Is Jason Patric A Dad, A Donor or Both?

I know that the parentage case involving Jason Patric and Danielle Schreiber has been all over the web for a long time but as it has finally arrived in the NYT, I thought I might as well take the time to comment.  I don’t think I can begin to summarize the facts, so for starters I’d suggest you go and read the article.   (I’m going to work off the facts as reported there.)

One thing to note at the outset is that many of the facts are disputed.  I don’t pretend to have any special knowledge of the facts.  Thus, I do not know about what did or did not happen.  For instance, I do not know why Jason Patric was the one who took Gus to be circumcised when Gus was eight-days old.   But there do seem to be a bunch of things that there is agreement about.   Jason Patric is the genetic father of Gus.  The pregnancy was achieved via assisted insemination rather than intercourse.   There’s no clear written agreement about the particular intent of these two people at the time of the insemination.  (There are, I gather, forms from the “sperm donor clinic” but forms are often just that–forms that people sign without paying too much attention to them.  For this reason I wouldn’t describe this as a clear written agreement about the intent of these two people.)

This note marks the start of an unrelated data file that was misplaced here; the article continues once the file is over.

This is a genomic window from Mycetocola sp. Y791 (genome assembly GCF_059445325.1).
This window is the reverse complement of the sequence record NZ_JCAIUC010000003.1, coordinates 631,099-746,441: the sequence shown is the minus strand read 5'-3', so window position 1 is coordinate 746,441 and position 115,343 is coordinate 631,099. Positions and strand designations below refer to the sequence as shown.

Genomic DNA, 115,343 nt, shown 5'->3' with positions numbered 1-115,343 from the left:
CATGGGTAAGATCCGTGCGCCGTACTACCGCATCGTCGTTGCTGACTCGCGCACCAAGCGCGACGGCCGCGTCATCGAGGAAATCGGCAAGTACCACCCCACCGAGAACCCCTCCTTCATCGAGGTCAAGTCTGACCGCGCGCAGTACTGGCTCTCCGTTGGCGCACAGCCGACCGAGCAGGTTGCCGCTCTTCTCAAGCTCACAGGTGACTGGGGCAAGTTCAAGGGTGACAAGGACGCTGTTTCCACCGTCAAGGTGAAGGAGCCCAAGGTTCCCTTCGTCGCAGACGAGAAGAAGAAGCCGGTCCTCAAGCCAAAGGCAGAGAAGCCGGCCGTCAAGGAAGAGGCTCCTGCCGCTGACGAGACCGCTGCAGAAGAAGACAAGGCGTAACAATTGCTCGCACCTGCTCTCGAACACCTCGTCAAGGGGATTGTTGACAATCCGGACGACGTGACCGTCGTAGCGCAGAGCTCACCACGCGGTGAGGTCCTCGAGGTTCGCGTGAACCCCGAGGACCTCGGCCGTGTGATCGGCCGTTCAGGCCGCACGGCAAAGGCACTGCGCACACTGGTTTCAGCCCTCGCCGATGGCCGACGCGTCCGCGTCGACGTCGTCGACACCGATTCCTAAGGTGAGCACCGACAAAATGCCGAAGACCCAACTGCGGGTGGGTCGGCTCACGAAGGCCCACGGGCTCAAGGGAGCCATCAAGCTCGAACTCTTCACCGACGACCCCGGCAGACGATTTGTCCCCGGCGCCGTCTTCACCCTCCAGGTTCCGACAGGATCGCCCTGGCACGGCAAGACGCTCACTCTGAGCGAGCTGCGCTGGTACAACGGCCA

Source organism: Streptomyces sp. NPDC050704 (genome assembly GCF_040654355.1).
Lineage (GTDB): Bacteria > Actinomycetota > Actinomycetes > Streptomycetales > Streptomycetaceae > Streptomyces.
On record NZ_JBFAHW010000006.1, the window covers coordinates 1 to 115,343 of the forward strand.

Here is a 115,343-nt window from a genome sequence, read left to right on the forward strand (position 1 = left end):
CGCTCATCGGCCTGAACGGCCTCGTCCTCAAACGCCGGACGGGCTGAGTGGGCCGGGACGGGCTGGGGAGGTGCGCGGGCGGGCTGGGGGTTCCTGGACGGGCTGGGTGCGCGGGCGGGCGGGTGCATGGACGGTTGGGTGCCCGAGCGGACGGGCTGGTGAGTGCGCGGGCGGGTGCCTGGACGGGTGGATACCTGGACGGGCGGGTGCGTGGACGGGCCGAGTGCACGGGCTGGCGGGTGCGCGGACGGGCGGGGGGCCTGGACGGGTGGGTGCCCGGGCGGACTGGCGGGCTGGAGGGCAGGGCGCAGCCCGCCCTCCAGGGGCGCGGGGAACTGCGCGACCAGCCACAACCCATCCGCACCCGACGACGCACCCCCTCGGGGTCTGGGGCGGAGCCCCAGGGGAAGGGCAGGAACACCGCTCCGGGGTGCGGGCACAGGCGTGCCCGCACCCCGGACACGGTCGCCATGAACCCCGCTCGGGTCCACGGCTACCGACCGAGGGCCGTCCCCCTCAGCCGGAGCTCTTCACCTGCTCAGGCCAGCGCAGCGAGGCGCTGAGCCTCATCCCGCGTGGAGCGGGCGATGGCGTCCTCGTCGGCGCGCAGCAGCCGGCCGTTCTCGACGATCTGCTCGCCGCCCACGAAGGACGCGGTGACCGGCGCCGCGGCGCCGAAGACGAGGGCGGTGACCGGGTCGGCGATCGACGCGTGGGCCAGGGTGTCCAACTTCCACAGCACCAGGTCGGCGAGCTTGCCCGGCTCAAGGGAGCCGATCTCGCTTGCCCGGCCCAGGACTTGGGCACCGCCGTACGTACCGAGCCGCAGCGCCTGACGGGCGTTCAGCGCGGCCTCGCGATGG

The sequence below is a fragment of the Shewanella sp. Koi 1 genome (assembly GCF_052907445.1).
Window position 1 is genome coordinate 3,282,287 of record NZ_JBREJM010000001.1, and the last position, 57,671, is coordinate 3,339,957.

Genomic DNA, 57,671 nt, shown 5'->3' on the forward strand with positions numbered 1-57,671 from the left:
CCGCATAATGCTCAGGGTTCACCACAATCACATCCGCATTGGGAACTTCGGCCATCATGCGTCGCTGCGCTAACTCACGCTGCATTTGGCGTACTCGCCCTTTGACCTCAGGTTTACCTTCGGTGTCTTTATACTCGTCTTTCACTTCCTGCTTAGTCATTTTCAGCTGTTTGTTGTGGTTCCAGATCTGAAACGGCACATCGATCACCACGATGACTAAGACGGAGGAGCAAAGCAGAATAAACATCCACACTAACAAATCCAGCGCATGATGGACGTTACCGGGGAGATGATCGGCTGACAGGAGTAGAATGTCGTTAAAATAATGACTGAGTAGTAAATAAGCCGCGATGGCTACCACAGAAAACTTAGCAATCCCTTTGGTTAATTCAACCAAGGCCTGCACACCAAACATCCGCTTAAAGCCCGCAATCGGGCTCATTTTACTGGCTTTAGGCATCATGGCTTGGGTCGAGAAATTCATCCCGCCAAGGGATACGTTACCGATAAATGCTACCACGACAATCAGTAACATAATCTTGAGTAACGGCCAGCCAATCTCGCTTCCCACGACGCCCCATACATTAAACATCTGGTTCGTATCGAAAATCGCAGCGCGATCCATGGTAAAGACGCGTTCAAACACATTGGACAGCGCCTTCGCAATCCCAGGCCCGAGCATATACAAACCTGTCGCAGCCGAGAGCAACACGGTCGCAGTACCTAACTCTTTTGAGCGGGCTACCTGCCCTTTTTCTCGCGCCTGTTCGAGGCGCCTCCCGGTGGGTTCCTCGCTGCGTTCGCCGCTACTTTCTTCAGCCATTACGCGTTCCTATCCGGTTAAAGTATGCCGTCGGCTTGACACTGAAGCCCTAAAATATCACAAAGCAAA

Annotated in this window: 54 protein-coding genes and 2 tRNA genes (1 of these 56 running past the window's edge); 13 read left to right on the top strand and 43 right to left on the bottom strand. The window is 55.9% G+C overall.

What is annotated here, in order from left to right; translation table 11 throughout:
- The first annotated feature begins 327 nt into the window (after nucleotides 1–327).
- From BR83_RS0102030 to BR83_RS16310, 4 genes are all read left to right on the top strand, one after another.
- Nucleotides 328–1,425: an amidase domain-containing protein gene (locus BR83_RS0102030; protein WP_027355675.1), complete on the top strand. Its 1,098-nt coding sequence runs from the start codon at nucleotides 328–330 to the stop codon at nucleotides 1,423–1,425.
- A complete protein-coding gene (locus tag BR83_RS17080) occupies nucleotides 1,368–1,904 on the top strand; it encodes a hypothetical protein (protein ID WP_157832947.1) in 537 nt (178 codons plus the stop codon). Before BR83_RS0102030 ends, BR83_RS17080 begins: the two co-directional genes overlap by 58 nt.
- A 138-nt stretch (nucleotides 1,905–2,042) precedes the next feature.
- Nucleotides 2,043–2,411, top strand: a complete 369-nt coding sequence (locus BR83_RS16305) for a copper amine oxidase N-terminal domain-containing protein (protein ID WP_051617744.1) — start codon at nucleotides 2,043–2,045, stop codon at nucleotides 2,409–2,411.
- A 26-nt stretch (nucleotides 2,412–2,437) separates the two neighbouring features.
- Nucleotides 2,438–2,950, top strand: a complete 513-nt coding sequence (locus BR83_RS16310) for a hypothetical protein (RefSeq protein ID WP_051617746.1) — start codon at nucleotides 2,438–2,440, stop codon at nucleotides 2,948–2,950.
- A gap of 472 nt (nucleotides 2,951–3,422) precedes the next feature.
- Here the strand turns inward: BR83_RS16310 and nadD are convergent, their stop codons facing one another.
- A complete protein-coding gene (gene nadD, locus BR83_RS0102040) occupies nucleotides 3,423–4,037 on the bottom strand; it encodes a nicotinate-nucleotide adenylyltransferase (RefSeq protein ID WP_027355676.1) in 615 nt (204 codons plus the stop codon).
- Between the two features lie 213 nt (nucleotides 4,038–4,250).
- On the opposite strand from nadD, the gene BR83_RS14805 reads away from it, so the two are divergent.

It’s also quite striking to me that it doesn’t look like the two people (I will not call them a couple) consulted a lawyer in advance of taking action.  I know it may seem self-serving to always invoke the need for legal counsel, and it may not be a cure-all.  Still and all, I think legal consultation at the outset might have helped create a record that would clearly establish some set of facts.

Be that as it may, we are where we are.  And the first thing I want to do is to sort out the particular questions that I think we ought to ask in trying to understand this case.

1.   Was there an agreement between Patric and Shrieber at the time of the insemination?   This is a question of fact.  Either there was or there wasn’t.  If the parties didn’t have the same understanding then there wasn’t an agreement.   Sooner or later someone (likely a judge but possibly a jury) might have to make a finding about this fact but I don’t think I can do this from news reports and I don’t propose to try.